Racialized people obviously don’t have fog over the places they’ve built up, and these places will have representation in their own media channels. But because the white gaze misses or misunderstands these racialized places, they get left out of public histories and decision-making.

For an article last year, I flipped through the neighbourhood plan for Vancouver’s Renfrew-Collingwood, where there is a rare hub of business, religion and community for the region’s many Filipino locals on Joyce Street.

The plan did not mention the word “Filipino” at all, and even called Joyce Street “weak.” This frustrated the advocates fighting gentrification in the area, and their efforts to make a case for the harms of displacement.

If we frame this story as about a “weak” area getting stronger, it paves over the reality of a community’s displacement — the home of a diaspora at that.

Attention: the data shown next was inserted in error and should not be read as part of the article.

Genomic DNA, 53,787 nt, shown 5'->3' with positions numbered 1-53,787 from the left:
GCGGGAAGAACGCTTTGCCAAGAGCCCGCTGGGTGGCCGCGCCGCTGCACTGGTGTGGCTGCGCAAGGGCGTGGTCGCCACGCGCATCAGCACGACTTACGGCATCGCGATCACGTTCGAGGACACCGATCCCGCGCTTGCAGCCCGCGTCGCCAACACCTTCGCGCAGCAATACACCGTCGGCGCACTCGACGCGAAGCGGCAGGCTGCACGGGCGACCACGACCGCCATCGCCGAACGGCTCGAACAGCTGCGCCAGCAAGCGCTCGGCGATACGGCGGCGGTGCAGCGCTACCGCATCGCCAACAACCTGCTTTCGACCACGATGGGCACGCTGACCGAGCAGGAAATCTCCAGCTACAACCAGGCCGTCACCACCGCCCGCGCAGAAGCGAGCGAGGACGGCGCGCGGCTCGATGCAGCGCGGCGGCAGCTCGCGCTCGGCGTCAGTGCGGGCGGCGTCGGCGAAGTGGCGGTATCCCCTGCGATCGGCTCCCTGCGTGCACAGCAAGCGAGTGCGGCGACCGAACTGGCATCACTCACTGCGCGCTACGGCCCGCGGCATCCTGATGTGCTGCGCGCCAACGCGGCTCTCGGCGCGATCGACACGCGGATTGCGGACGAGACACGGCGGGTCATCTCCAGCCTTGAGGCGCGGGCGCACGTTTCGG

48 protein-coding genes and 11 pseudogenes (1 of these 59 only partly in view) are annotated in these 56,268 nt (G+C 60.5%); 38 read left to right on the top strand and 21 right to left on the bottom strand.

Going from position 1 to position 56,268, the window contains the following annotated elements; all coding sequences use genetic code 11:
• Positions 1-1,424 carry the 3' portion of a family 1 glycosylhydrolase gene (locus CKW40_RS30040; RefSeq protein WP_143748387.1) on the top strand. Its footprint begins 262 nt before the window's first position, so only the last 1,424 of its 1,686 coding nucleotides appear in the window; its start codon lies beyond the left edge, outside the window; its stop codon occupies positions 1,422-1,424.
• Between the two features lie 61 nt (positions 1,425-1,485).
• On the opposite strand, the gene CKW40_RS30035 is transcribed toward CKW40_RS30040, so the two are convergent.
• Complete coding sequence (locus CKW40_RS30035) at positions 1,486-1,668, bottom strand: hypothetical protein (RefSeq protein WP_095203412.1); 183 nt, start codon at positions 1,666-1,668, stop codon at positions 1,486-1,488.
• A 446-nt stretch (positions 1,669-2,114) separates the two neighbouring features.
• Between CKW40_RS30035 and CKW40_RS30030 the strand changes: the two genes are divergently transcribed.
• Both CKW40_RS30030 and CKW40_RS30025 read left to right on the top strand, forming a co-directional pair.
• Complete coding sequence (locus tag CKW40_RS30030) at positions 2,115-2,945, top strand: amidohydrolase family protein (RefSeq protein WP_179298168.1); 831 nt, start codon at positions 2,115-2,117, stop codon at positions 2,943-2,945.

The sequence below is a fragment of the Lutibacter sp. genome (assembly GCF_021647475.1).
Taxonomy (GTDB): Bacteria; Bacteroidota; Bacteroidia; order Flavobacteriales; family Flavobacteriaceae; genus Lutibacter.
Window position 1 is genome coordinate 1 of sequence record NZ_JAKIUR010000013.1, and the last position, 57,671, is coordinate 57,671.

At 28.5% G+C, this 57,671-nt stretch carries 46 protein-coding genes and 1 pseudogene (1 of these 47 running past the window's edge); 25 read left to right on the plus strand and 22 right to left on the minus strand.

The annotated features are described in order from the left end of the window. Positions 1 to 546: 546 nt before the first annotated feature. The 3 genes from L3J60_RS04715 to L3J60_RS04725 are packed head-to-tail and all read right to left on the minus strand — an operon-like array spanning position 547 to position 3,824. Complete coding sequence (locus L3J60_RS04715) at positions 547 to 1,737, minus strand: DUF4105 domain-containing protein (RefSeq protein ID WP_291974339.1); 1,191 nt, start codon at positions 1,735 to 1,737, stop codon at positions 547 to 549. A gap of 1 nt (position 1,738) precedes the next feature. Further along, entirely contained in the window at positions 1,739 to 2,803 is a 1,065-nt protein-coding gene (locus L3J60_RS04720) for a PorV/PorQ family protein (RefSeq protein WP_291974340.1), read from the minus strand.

Ironically, oft-ignored racialized places like this tend to fulfil Vancouver civic goals.

Joyce Street as a mom-and-pop business hub? Check. Affordable food? Check. Cultural connections? Check. Newcomer support networks? Check.

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I shared this image on Twitter to poke fun at the neighbourhood plan’s description of Joyce Street as 'weak.' Photo by Christopher Cheung.

Because I’m always curious about coverage of place, I delved into what was written about Renfrew-Collingwood.

I regularly tally how often racialized neighbourhoods get reported on compared to the hipper, whiter ones. I use a tool called Canadian Newsstream, which contains articles from the country’s major print outlets.

Let’s compare Renfrew-Collingwood with Mount Pleasant, the seat of hipsterdom in Vancouver, with breweries and boutiques galore.